‘Partnership with the Nazis’ will not define Marine Le Pen’s presidential bid

French far-right leader to travel to Poland to mourn the victims, including the family of her father’s wartime collaborator

Polls show Marine Le Pen, president of the National Front (FN), could come close to winning France’s presidential election on Sunday but would still face a national election next year on whether to implement France’s exit from the EU.

She already has plans for a follow-up on Europe, with a visit planned for Warsaw to speak at Warsaw University.

Political analysts see FN as unlikely to win power but it is likely to play a big role in the 2017 legislative elections, calling for the expulsion of foreigners and for France to end financial and financial support for EU institutions.

The group proposes a radical programme to give back powers to the French parliament, putting it at odds with France’s current political configuration which is dominated by the two main parties, the Socialists and the conservatives.

Earlier this year Le Pen called her father Jean-Marie, now expelled from the FN, a “class traitor” and others call him a hate figure, and said she was “embarrassed” by him.

The nationalist Marine Le Pen described him as a “former soldier, former president and who in wartime was a collaborator with the Nazis”.

Marine Le Pen to honour Vichy collaborators – live Read more

“You have a choice, one is to condemn or to remember,” she said in a speech in March. “[The FN] proposes different options – a return to our roots, a return to nationalism, the return to truth, dignity, freedom and patriotism.”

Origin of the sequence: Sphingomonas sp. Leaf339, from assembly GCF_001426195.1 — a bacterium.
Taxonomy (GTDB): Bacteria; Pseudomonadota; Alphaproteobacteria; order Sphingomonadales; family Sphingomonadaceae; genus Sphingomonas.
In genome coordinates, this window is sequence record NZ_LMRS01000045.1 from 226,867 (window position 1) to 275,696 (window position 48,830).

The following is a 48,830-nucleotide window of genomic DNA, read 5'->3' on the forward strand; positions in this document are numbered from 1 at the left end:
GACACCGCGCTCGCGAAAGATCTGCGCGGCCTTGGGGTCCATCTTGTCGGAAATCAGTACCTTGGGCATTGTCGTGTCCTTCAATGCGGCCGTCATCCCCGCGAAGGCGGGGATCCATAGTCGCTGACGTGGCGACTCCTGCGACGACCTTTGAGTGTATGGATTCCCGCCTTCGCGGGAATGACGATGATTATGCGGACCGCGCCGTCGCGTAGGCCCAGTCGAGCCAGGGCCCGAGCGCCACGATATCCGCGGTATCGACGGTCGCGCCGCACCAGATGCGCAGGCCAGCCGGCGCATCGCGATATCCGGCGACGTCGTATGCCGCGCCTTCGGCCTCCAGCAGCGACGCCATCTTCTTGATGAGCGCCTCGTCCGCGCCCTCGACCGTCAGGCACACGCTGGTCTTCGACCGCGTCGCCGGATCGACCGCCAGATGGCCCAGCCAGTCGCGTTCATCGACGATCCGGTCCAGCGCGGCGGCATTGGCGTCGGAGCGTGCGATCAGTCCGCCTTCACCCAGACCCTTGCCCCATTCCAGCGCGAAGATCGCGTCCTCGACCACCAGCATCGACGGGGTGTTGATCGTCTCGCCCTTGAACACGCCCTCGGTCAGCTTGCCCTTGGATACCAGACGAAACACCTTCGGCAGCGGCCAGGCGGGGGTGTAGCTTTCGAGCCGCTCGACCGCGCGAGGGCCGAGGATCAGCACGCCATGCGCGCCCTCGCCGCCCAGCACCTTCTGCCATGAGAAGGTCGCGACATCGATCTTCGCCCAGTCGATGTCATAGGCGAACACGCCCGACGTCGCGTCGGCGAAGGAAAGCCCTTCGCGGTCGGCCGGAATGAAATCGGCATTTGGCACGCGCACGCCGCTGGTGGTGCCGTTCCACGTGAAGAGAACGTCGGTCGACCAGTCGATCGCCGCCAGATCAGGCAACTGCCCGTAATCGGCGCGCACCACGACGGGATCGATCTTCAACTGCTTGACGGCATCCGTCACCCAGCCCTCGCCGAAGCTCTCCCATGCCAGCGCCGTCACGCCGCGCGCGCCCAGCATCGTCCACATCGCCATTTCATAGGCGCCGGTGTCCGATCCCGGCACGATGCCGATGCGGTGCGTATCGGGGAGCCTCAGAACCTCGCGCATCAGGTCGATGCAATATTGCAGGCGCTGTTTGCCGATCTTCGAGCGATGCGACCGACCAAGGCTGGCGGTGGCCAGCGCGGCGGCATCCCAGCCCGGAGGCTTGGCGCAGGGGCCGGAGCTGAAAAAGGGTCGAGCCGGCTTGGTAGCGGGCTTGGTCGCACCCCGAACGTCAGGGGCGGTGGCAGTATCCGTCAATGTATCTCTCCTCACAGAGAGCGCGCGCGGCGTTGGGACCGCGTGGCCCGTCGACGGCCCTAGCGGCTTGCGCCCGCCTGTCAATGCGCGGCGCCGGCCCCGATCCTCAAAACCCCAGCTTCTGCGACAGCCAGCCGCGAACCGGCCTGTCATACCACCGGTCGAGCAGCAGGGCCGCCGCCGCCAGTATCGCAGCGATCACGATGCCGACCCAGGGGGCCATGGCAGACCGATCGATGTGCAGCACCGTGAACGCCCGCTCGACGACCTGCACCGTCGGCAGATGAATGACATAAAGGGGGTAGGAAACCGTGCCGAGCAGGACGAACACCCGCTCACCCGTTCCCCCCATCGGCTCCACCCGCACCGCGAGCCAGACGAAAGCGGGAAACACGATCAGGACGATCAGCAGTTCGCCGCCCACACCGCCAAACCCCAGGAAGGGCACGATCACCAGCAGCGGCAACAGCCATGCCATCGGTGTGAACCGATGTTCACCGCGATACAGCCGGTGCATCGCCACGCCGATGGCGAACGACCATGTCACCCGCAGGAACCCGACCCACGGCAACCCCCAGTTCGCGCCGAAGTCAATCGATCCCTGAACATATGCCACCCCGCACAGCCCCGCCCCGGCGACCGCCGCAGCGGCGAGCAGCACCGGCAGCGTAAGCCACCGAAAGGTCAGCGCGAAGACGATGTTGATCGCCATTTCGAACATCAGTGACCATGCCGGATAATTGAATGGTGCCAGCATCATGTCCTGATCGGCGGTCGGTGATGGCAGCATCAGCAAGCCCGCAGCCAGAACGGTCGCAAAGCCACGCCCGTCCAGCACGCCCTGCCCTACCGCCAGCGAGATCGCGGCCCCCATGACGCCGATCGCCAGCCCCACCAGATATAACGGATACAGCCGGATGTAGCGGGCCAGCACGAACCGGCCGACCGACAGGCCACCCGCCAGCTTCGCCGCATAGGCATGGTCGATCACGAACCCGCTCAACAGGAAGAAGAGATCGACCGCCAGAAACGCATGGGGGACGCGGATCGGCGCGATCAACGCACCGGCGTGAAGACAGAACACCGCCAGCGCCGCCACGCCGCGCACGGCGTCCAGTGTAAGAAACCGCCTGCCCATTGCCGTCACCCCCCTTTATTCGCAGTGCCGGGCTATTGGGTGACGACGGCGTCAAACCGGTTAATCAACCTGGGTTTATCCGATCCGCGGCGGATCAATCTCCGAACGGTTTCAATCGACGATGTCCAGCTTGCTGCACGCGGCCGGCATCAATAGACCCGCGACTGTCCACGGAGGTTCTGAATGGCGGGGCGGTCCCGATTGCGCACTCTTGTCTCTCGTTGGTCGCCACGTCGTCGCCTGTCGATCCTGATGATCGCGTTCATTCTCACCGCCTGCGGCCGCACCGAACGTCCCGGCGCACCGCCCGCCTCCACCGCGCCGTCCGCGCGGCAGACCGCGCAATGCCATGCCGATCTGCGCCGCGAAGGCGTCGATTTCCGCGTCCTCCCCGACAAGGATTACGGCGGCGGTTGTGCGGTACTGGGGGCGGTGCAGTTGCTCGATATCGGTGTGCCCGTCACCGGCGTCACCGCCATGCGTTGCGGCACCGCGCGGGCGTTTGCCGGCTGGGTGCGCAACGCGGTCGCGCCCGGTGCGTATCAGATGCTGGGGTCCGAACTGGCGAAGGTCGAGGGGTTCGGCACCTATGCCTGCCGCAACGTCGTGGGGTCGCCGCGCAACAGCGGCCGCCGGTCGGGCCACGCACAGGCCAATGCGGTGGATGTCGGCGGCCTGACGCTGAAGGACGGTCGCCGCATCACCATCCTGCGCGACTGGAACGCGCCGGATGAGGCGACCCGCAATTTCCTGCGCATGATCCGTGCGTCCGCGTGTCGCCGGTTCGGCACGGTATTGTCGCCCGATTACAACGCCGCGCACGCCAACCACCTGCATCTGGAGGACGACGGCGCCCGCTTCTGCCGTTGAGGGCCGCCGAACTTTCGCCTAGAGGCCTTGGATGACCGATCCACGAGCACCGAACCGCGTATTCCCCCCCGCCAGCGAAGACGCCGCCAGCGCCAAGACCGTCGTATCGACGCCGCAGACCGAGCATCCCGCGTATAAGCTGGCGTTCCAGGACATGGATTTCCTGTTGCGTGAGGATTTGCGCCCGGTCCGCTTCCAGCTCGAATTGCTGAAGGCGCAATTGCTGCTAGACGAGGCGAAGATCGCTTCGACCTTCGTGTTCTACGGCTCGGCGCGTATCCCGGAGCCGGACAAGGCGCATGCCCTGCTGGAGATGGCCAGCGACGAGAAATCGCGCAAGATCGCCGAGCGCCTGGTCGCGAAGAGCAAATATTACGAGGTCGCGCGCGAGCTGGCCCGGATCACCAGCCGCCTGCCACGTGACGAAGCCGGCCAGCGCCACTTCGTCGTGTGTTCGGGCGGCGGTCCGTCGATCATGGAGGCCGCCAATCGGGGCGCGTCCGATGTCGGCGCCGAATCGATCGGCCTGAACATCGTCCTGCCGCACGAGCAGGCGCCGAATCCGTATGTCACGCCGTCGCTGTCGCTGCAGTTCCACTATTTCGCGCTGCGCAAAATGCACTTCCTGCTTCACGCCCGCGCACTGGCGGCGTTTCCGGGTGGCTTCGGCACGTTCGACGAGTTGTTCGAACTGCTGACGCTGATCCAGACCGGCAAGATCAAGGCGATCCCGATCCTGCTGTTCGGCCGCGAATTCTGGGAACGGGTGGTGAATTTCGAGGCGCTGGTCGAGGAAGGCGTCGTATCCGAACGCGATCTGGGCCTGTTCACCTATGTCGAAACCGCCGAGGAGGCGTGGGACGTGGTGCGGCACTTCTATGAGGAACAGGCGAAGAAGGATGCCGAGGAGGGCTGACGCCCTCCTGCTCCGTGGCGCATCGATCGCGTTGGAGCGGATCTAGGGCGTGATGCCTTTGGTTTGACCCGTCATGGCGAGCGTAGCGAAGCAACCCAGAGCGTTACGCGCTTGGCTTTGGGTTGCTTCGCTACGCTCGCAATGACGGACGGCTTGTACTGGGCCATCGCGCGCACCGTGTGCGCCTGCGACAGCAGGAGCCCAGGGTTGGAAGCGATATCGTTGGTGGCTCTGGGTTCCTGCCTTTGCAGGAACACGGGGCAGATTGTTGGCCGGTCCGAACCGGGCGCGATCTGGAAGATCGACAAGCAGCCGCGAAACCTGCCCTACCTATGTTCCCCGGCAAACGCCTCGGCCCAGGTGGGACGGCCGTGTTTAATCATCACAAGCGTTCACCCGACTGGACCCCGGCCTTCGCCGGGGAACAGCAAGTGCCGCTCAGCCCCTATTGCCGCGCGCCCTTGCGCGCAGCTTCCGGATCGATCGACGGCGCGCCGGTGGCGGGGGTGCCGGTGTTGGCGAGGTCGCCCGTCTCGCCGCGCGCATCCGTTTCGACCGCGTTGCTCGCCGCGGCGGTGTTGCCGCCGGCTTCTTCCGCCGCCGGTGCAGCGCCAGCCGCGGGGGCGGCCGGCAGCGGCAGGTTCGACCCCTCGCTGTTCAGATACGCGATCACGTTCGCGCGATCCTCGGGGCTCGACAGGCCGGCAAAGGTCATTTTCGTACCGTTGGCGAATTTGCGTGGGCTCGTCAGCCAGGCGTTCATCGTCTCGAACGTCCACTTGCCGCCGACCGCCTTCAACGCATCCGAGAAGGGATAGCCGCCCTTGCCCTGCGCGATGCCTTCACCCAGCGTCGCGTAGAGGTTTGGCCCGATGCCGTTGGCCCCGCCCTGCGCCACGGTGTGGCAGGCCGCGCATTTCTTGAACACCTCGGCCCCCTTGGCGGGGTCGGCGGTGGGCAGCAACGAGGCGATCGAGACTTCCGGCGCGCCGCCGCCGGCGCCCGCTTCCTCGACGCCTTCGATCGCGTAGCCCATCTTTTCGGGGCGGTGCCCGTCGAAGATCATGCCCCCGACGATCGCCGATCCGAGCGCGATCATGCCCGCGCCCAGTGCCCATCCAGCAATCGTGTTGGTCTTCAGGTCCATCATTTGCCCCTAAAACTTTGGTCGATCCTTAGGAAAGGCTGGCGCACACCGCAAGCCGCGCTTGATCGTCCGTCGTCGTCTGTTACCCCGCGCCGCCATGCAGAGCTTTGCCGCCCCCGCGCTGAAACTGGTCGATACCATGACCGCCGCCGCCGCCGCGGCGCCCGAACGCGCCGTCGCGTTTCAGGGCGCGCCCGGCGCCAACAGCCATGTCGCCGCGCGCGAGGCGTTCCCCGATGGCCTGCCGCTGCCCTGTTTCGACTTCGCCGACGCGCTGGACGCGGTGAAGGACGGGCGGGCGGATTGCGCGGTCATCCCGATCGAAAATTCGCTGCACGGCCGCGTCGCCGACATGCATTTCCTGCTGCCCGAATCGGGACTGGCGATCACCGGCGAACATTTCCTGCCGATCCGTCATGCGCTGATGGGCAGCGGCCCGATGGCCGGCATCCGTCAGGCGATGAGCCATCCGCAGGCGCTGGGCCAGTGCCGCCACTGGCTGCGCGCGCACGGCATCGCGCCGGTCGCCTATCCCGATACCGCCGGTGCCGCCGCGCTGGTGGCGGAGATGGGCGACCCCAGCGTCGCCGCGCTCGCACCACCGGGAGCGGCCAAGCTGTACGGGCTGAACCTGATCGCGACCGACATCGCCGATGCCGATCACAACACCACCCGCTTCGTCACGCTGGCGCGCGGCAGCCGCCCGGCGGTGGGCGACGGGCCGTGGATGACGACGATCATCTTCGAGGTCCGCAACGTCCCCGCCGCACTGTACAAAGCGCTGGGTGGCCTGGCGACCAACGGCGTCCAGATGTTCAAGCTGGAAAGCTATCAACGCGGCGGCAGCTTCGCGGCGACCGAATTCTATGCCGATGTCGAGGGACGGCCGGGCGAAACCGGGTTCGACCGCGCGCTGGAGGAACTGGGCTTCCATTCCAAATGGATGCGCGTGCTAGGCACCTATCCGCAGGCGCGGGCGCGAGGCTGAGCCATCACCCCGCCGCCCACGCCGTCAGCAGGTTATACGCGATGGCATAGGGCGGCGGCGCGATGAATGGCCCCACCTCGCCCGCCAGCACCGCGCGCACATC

On Thursday, a source in the party told Reuters Le Pen would travel to Warsaw to pay tribute to “those who died in the Holocaust, from Polish Jews to Polish citizens, and the partisan fighter who fought the Nazis”.

Poland became a battleground of the second world war during the German occupation of France when Philippe Petain, France’s wartime president, collaborated with the Nazis.

Jean-Marie Le Pen remains a lawyer with the FN, a position he has held since the party’s inception in 1972.

His daughter was presented to the media in Paris on Thursday in the headquarters of Bastian Comte d’Albacete, a former teacher in France’s northern Lorraine region.

“One can think that the school I taught in was a Nazi military school, because those words, those initials, were written in all my books. My tears, my mind, I blame,” he said.

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